Stay up to date with the industry’s latest topics and trends with our IBTM Insights column.
Business travel set for a shake up
Traditionally a large and complex industry dominated by a handful of billion-dollar global companies, the business travel sector has resisted change for a while now.
However, the further digitisation of the industry coupled with the increase in business travellers wanting to book and manage their own travel has attracted the interest of new players to this growing $1.4-trillion industry, including those from Silicon Valley.
Companies such as Travelperk, an online booking platform allowing you to book all your business travel in one place with a facility for employees to book their own within company policy, are emerging and filling a need for a smoother, more personal service.
Taptrip focuses on small businesses underserved by the sector, allowing them to book all their business travel and expenses in one place, and Rocketrip rewards employees for saving on business trips.
We expect there will be more businesses emerging in the business travel sector soon, which can only be a good thing for the end user – watch this space!
The events industry has the Government’s full attention
The long-awaited Tourism Sector Deal will see the business events industry benefit from a £250,000 investment for improved broadband connectivity in conference centres.
As well as this, the new International Business Events Action Plan aims to support the business events industry by creating business events to bring higher numbers of business travellers to the UK.
Michael Hirst OBE, Chair of the Events Industry Board said: “The Tourism Sector Deal and the International Business Events Plan are a fantastic leap forward for the tourism and hospitality industries. The plans provide a much-needed boost to the sector and showcase the government’s understanding of the importance of the tourism, hospitality and business events to the UK economy.”
Hong Kong’s MICE sector affected
The ongoing street protests against the government in Hong Kong have had consequences for the MICE industry there. The protests, which started in June, have meant that many conferences and exhibitions have been cancelled or postponed as visitors choose to stay away from the country amid mounting social unrest.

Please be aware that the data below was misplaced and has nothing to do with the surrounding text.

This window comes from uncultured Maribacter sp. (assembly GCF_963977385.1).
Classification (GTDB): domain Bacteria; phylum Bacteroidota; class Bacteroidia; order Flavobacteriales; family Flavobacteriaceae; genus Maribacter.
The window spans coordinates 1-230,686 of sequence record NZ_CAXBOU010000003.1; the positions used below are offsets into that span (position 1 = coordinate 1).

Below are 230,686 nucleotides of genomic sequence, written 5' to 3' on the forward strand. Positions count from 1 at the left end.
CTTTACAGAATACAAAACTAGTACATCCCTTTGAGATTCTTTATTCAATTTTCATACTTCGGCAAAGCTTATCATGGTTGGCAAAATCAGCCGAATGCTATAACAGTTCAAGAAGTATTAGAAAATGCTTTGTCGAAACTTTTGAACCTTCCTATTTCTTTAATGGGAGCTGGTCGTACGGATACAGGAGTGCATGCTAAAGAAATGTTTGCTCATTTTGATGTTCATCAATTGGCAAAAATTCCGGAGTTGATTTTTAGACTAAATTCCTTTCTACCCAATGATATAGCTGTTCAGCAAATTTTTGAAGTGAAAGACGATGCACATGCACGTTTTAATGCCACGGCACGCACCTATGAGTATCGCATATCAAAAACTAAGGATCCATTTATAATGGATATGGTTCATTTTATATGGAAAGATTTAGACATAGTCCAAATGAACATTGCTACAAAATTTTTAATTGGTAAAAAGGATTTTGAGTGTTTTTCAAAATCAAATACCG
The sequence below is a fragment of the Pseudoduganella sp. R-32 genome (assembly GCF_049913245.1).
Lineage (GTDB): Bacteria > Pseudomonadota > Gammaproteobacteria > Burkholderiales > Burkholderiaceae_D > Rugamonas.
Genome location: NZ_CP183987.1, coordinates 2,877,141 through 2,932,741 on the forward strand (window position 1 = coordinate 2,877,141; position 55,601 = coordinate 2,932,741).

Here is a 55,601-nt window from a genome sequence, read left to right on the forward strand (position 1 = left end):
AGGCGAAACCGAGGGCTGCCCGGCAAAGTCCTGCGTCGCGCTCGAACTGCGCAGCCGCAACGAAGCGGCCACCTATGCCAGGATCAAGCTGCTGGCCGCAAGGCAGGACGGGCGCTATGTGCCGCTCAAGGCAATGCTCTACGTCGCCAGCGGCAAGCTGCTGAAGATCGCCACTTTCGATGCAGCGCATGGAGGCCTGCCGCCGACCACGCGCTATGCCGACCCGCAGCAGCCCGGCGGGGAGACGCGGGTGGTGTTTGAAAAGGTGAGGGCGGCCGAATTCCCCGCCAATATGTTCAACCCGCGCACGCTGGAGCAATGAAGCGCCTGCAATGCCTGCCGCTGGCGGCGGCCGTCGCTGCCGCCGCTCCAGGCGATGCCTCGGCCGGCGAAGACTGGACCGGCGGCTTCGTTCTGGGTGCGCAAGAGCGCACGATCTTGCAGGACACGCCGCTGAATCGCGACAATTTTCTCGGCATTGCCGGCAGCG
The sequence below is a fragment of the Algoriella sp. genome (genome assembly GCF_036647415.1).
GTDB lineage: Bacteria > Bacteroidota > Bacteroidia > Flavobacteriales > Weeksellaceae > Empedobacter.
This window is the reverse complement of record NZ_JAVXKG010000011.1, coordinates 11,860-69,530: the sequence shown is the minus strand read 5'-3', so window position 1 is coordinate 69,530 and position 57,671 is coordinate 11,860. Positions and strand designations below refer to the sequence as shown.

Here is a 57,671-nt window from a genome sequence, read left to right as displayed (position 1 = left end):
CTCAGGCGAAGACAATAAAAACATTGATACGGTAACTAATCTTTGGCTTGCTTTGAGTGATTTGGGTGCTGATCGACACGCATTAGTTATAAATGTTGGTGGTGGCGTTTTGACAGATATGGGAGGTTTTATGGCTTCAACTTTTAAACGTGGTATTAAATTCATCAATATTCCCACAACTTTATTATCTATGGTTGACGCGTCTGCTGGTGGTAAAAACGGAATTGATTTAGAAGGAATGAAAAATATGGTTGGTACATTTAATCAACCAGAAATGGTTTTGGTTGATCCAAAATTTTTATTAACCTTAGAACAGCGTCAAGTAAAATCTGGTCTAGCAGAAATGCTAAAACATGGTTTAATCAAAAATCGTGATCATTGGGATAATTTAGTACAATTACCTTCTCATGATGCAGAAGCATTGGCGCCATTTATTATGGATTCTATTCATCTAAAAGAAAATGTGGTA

S&P Global Ratings say the hotel sector will be most affected. “Hotel owners are facing a 50 per cent drop in revenues, given August’s occupancy rate fell to 66 per cent and could further drop,” the ratings agency said in a recent report.
This is the sharpest downturn to affect Hong Kong’s tourism sector since the SARS outbreak in 2003. 34 countries or regions have issued warnings or alerts for travellers heading to Hong Kong.
The events industry addresses sustainability
Skift’s ‘Meetings Innovation Report’ shows that companies are organising events that make a measurable and positive impact on the local environment. Sustainability has been at the forefront of conversations across the events industry in 2019 and it’s refreshing to see that as an industry we’re all working towards taking a more sustainable approach wherever possible.
For example, new research conducted by Lime Venue Portfolio in partnership with BCD Meetings and Events has underlined the need for the event industry to take a lead in tackling food waste.
Positive Impact has long been at the forefront of raising awareness of sustainability in the events industry. In particular, the organisation seeks to engage the global events community in the United Nation’s sustainable development goals. This year, for the first time, the UN has invited businesses to speak about how they will combat climate change, and Positive Impact has put together a series of commitments from the events industry, which they presented to the UN at its Sustainable Development Goals Summit.
Find out more at Positive Impact’s session at IBTM World this year, in the sustainability and CSR stream of our Knowledge Programme here.